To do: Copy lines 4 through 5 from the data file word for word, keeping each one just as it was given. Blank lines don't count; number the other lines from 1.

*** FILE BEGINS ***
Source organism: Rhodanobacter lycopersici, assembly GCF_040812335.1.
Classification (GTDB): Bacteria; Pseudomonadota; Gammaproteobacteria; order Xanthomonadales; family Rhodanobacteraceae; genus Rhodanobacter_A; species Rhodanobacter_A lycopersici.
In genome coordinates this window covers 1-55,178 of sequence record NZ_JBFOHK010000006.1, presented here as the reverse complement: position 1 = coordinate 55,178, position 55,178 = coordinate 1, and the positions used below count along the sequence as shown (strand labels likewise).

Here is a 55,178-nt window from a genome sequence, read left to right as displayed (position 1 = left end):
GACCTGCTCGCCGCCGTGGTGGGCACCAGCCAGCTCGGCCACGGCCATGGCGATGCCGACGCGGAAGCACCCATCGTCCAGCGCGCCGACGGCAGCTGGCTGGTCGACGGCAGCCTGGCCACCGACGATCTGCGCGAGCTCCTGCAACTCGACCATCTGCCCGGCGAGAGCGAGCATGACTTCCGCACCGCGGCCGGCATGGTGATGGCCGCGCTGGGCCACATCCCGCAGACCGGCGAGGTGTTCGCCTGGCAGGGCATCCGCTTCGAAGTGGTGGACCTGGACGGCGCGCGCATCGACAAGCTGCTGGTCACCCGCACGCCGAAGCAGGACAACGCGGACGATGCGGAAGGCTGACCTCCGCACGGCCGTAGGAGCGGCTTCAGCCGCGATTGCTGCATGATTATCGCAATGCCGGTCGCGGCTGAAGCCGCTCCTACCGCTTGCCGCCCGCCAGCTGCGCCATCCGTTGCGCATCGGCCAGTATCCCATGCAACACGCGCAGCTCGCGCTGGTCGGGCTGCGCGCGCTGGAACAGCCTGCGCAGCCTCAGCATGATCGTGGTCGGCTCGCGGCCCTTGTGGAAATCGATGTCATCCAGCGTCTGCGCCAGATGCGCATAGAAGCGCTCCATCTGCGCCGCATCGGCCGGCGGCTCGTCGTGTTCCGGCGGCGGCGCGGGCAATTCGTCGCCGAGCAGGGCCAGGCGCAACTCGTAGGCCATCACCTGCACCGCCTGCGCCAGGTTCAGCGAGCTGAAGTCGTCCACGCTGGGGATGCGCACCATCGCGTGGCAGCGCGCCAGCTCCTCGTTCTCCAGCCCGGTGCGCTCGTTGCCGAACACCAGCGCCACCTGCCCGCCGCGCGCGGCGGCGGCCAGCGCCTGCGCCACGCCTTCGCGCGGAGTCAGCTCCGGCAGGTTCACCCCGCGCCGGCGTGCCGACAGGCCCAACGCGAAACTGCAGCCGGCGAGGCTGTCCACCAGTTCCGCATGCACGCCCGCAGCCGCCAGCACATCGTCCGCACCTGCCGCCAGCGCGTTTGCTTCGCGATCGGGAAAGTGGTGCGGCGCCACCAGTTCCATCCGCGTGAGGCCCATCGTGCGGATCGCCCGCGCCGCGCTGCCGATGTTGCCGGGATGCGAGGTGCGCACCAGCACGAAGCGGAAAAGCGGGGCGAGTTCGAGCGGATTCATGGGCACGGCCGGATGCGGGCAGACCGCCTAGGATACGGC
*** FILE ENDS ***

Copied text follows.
Here is a 55,178-nt window from a genome sequence, read left to right as displayed (position 1 = left end):
GACCTGCTCGCCGCCGTGGTGGGCACCAGCCAGCTCGGCCACGGCCATGGCGATGCCGACGCGGAAGCACCCATCGTCCAGCGCGCCGACGGCAGCTGGCTGGTCGACGGCAGCCTGGCCACCGACGATCTGCGCGAGCTCCTGCAACTCGACCATCTGCCCGGCGAGAGCGAGCATGACTTCCGCACCGCGGCCGGCATGGTGATGGCCGCGCTGGGCCACATCCCGCAGACCGGCGAGGTGTTCGCCTGGCAGGGCATCCGCTTCGAAGTGGTGGACCTGGACGGCGCGCGCATCGACAAGCTGCTGGTCACCCGCACGCCGAAGCAGGACAACGCGGACGATGCGGAAGGCTGACCTCCGCACGGCCGTAGGAGCGGCTTCAGCCGCGATTGCTGCATGATTATCGCAATGCCGGTCGCGGCTGAAGCCGCTCCTACCGCTTGCCGCCCGCCAGCTGCGCCATCCGTTGCGCATCGGCCAGTATCCCATGCAACACGCGCAGCTCGCGCTGGTCGGGCTGCGCGCGCTGGAACAGCCTGCGCAGCCTCAGCATGATCGTGGTCGGCTCGCGGCCCTTGTGGAAATCGATGTCATCCAGCGTCTGCGCCAGATGCGCATAGAAGCGCTCCATCTGCGCCGCATCGGCCGGCGGCTCGTCGTGTTCCGGCGGCGGCGCGGGCAATTCGTCGCCGAGCAGGGCCAGGCGCAACTCGTAGGCCATCACCTGCACCGCCTGCGCCAGGTTCAGCGAGCTGAAGTCGTCCACGCTGGGGATGCGCACCATCGCGTGGCAGCGCGCCAGCTCCTCGTTCTCCAGCCCGGTGCGCTCGTTGCCGAACACCAGCGCCACCTGCCCGCCGCGCGCGGCGGCGGCCAGCGCCTGCGCCACGCCTTCGCGCGGAGTCAGCTCCGGCAGGTTCACCCCGCGCCGGCGTGCCGACAGGCCCAACGCGAAACTGCAGCCGGCGAGGCTGTCCACCAGTTCCGCATGCACGCCCGCAGCCGCCAGCACATCGTCCGCACCTGCCGCCAGCGCGTTTGCTTCGCGATCGGGAAAGTGGTGCGGCGCCACCAGTTCCATCCGCGTGAGGCCCATCGTGCGGATCGCCCGCGCCGCGCTGCCGATGTTGCCGGGATGCGAGGTGCGCACCAGCACGAAGCGGAAAAGCGGGGCGAGTTCGAGCGGATTCATGGGCACGGCCGGATGCGGGCAGACCGCCTAGGATACGGC